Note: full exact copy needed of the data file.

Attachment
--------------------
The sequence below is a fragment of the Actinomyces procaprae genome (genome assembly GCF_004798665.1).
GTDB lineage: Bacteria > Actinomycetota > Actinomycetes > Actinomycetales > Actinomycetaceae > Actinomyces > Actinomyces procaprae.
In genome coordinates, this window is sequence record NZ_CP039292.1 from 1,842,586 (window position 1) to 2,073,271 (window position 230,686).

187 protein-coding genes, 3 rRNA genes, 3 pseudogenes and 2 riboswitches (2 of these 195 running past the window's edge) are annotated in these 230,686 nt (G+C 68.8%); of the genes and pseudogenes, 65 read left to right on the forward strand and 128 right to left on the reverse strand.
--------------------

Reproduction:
The sequence below is a fragment of the Actinomyces procaprae genome (genome assembly GCF_004798665.1).
GTDB lineage: Bacteria > Actinomycetota > Actinomycetes > Actinomycetales > Actinomycetaceae > Actinomyces > Actinomyces procaprae.
In genome coordinates, this window is sequence record NZ_CP039292.1 from 1,842,586 (window position 1) to 2,073,271 (window position 230,686).

187 protein-coding genes, 3 rRNA genes, 3 pseudogenes and 2 riboswitches (2 of these 195 running past the window's edge) are annotated in these 230,686 nt (G+C 68.8%); of the genes and pseudogenes, 65 read left to right on the forward strand and 128 right to left on the reverse strand.